Cannes Director Defends Johnny Depp’s ‘Jeanne du Barry’ as Opener: It’s Not a ‘Controversial Choice’

"The movie isn’t about Johnny Depp," said Thierry Fremaux.
Jeanne du Barry
"Jeanne du Barry"

Opening an acclaimed festival with a film featuring a problematic lead star and a director accused of assault? Not controversial at all.

Cannes festival director Thierry Fremaux addressed the potential backlash to “Jeanne du Barry” being announced as the 2023 opening night selection. The period piece film stars Johnny Depp and Maïwenn as French king Louis XV and his lover Jeanne du Barry; Maïwenn, who was recently sued for assault, also directs the film.

“I don’t see Maïwenn’s film as a controversial choice at all, because if Johnny Depp had been banned from working it would have been different, but that’s not the case,” Fremaux told Variety. “We only know one thing, it’s the justice system and I think he won the legal case. But the movie isn’t about Johnny Depp.”

Depp won a defamation case against ex-wife Amber Heard, alleging he lost out on work following her abuse accusations.

“Jeanne du Barry” is not debuting in competition and will not be eligible for the Palme d’Or.

“That’s because it’s the opening night film and last year as well the opening film wasn’t in competition,” Fremaux said, adding that the decision has nothing to do with the pending lawsuit against Maïwenn. “Not at all, because we didn’t know about it when we invited the film out of competition.”

Fremaux added that “Jeanne du Barry” has a modern commentary, being “about the place of women in politics.”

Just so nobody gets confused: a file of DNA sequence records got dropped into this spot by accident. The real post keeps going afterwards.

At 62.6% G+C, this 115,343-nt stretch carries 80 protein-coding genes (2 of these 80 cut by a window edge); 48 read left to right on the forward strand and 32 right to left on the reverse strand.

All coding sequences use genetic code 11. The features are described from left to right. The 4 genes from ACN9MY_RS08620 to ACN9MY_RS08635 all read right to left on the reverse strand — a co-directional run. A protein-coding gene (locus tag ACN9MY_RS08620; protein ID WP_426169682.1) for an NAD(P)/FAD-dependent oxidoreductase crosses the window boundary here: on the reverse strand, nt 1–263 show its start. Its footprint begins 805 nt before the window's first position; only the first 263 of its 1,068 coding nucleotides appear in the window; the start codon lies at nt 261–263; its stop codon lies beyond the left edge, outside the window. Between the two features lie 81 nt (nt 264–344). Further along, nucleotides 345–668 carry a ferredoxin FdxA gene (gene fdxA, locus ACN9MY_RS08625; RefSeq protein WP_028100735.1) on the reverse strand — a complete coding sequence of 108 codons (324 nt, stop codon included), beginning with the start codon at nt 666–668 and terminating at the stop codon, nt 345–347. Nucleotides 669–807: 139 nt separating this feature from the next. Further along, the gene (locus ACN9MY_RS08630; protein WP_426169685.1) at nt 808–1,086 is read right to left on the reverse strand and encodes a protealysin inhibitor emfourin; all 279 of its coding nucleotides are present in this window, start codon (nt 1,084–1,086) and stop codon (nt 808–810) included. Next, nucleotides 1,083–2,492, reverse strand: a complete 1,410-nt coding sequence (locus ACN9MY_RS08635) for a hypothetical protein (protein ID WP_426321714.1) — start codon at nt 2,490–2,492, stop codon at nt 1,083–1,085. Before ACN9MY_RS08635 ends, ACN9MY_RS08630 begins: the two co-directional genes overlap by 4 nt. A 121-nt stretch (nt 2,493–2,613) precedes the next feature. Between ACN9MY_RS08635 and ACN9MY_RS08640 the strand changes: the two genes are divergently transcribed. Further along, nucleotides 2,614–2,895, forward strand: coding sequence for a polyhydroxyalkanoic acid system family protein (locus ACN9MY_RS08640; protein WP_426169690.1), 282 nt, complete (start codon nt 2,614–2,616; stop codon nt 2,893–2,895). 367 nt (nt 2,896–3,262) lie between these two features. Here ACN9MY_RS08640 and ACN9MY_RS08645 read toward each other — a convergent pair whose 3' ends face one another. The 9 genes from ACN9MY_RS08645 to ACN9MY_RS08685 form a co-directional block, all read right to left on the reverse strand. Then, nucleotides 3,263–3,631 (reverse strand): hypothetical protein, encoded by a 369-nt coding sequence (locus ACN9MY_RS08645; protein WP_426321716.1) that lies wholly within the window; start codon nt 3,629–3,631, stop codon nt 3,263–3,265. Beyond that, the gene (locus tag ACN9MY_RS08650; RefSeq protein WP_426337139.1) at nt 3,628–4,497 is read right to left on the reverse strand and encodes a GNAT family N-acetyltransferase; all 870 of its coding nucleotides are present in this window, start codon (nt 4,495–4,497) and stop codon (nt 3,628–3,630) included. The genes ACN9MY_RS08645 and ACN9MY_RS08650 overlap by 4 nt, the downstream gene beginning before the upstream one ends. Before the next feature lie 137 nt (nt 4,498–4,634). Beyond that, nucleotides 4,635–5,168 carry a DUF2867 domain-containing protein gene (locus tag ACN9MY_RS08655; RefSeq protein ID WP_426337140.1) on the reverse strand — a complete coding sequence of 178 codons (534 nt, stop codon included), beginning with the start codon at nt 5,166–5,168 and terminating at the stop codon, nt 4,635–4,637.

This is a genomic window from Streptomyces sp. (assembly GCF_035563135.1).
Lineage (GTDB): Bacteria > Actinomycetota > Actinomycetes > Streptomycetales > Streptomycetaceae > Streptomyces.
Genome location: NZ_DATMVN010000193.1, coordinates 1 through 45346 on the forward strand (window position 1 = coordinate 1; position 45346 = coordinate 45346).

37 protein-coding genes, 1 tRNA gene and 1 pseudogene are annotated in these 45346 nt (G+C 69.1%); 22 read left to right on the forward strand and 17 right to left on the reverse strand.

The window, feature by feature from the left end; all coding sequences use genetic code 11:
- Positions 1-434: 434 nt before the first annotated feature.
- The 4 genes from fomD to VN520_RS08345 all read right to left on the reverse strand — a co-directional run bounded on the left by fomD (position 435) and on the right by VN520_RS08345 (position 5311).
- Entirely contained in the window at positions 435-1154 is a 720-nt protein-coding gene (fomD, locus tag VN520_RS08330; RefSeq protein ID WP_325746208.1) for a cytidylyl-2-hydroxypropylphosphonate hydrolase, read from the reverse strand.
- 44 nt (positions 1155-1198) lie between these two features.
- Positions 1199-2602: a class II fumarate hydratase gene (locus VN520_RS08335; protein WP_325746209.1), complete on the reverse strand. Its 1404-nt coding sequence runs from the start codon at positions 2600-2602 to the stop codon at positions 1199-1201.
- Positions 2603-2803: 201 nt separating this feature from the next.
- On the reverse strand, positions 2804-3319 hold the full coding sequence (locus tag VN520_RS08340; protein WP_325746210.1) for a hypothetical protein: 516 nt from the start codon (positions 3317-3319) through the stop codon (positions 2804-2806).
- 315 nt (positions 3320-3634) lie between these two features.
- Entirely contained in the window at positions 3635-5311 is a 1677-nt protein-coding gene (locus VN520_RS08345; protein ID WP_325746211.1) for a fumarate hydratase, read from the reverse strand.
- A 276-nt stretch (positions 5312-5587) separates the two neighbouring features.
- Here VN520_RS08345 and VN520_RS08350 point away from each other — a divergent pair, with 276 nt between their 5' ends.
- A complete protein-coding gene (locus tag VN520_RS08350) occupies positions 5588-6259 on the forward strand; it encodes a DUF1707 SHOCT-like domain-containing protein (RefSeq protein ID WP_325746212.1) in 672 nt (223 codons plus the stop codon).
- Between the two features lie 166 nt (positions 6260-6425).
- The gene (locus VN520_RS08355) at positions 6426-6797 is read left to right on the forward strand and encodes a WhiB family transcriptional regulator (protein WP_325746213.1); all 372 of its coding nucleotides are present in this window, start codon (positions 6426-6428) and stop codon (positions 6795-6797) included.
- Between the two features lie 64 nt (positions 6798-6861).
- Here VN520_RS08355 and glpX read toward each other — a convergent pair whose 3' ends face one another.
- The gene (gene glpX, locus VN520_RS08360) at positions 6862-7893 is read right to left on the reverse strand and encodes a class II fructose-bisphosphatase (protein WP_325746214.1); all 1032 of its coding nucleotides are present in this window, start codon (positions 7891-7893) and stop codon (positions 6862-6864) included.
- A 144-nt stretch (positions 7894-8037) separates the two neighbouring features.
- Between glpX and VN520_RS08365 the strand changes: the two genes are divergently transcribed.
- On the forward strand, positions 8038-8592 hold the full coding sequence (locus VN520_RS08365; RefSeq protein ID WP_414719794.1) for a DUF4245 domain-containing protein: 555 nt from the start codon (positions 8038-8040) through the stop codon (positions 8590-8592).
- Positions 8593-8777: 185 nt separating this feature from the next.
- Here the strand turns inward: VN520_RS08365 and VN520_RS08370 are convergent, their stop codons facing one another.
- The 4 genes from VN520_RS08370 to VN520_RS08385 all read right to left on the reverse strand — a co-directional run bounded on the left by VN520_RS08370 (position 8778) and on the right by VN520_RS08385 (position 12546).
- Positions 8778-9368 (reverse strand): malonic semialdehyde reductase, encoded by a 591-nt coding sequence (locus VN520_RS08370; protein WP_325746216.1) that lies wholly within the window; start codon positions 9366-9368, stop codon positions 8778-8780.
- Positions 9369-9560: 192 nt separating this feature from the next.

He continued, “I’d say that almost every film talk societal problems. It’s a very politically minded selection. Even Martin Scorsese’s film is about the relationship between Native Americans and white people, but in the 1920s. It explores our own moral sense, our humanity, our courage when faced with a situation where we have to say ‘no.'”

Instead of “Jeanne du Barry” angling for the Palme d’Or, Fremaux is focused on Scorsese’s “Killers of the Flower Moon” vying for the festival’s top prize since the film is now eligible due to the announced theatrical release rollout from streamer Apple.

“When we saw the film back in November and when we invited it, it was an Apple movie. The situation has changed now that Apple has announced that it will be released in theaters everywhere, including in France, on Oct. 19,” he said. “That means it qualifies for the Cannes competition since, as you know, all films competing must have a theatrical release. So I told Apple and Martin Scorsese that considering how great the movie is, it’s obviously invited in competition. And now I’m waiting to hear their decision. We have until the last minute.”

Scorsese has not competed in competition at Cannes since winning the Palme d’Or with 1976’s “Taxi Driver.”

“When Fellini won the Palme d’Or for ‘La Dolce Vita,’ he said ‘I’m not coming back in competition,’ and Marty won the Palme d’Or in 1976,” Fremaux said. “So obviously one could say, he doesn’t have much to gain considering his prestigious status. Except one thing: the Palme d’Or. I think he should come in competition.”

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